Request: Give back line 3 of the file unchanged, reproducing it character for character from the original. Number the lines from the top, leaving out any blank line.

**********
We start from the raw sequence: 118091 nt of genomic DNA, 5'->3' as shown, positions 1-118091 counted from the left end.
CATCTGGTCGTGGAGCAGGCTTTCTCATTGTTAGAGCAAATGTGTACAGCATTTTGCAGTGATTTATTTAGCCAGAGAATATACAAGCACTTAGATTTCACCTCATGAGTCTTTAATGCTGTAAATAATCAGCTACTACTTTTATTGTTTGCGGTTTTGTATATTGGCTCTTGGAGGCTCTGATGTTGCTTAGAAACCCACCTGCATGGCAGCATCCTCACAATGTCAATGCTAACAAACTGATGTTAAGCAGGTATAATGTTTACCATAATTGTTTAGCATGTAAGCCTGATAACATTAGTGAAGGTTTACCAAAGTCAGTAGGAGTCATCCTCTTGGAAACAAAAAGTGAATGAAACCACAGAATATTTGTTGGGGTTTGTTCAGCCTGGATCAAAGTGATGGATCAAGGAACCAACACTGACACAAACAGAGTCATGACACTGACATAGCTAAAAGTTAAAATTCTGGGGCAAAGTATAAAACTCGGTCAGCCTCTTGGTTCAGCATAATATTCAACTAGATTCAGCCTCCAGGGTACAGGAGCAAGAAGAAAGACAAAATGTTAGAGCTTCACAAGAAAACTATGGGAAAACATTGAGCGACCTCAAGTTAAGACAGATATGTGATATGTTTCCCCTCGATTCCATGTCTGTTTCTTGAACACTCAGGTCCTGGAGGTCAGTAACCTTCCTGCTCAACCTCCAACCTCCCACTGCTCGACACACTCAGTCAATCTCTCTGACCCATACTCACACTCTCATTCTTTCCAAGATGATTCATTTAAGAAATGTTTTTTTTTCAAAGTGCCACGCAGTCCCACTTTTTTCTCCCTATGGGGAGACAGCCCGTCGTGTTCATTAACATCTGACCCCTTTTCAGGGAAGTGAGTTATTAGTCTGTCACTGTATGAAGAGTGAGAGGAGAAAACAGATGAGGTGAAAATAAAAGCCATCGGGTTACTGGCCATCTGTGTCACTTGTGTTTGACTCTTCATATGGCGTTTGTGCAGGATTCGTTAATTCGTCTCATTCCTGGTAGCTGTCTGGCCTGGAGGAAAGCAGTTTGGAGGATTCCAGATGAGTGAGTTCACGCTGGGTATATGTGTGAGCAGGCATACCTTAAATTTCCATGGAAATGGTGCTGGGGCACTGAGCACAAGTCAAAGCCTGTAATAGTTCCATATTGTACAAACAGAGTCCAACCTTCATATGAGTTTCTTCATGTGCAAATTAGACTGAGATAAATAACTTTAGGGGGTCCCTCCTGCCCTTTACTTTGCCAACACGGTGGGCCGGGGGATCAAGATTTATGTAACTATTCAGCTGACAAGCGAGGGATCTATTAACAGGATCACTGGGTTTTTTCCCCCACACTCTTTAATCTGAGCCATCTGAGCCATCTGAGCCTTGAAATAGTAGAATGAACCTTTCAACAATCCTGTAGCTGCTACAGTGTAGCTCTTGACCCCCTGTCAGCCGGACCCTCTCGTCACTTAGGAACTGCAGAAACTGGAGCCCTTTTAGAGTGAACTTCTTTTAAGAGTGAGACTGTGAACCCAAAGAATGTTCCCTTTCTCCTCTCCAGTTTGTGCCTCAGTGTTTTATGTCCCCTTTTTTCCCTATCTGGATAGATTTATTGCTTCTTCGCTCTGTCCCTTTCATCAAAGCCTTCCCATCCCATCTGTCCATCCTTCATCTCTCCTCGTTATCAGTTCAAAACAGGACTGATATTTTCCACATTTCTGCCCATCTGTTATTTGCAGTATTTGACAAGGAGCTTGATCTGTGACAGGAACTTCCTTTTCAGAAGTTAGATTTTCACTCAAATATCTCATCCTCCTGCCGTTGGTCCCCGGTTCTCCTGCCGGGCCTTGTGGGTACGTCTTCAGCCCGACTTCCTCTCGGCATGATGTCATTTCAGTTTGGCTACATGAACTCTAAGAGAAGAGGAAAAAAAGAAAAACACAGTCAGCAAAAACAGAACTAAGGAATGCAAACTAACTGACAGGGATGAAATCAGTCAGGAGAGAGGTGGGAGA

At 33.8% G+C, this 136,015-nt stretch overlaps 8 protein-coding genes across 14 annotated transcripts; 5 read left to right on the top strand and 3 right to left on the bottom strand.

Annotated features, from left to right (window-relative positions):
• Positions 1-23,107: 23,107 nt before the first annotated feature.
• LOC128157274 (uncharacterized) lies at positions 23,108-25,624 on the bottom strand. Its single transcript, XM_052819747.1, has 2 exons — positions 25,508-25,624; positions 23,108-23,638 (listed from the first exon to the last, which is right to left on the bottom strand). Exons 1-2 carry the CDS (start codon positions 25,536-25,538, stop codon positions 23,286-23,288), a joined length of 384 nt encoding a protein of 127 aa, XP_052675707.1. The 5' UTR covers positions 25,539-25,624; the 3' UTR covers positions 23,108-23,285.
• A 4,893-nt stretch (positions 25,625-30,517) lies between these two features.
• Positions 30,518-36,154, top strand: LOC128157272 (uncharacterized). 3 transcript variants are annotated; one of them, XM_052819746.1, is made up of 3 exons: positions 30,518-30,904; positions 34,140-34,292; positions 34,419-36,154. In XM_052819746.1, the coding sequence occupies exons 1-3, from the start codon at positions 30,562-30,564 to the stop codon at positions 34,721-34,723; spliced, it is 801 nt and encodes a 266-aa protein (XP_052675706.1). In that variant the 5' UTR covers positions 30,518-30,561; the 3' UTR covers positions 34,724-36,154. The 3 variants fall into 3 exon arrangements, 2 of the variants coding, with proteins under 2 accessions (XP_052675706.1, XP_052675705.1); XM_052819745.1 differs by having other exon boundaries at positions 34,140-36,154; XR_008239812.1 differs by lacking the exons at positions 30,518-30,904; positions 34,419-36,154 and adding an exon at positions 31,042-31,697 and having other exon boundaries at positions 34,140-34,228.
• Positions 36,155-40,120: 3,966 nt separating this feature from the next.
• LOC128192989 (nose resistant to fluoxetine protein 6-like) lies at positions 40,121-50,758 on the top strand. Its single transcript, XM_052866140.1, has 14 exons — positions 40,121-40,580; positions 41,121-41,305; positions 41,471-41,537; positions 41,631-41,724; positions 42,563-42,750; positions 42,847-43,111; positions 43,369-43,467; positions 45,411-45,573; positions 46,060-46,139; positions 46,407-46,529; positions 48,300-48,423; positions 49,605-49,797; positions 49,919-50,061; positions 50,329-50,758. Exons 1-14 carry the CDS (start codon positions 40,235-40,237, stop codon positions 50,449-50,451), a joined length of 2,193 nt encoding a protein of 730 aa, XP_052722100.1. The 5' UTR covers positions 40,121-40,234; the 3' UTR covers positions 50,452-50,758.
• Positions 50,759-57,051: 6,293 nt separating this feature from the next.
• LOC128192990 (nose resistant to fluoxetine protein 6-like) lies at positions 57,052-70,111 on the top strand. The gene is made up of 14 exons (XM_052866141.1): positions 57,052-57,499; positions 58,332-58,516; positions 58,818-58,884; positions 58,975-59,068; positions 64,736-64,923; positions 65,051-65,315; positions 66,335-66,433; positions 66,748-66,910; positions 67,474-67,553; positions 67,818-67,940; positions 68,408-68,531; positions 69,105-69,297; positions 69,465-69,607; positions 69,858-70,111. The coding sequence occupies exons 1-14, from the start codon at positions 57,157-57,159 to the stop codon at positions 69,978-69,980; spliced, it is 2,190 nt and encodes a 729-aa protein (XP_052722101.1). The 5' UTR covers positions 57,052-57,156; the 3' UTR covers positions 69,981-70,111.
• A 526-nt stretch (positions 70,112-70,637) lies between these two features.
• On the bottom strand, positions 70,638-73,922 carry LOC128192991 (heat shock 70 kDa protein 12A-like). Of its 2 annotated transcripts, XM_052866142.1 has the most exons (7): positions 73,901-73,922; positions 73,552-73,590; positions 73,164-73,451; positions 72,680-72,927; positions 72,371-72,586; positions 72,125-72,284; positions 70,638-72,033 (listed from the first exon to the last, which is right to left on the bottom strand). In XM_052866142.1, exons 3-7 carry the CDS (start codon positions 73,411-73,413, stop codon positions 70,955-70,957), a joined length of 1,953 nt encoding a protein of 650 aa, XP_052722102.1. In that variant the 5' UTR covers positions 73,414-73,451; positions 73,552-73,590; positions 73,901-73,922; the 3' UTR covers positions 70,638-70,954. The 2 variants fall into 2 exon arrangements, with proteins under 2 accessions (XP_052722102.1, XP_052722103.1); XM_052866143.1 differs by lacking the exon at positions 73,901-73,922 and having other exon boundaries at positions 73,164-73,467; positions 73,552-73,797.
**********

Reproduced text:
At 33.8% G+C, this 136,015-nt stretch overlaps 8 protein-coding genes across 14 annotated transcripts; 5 read left to right on the top strand and 3 right to left on the bottom strand.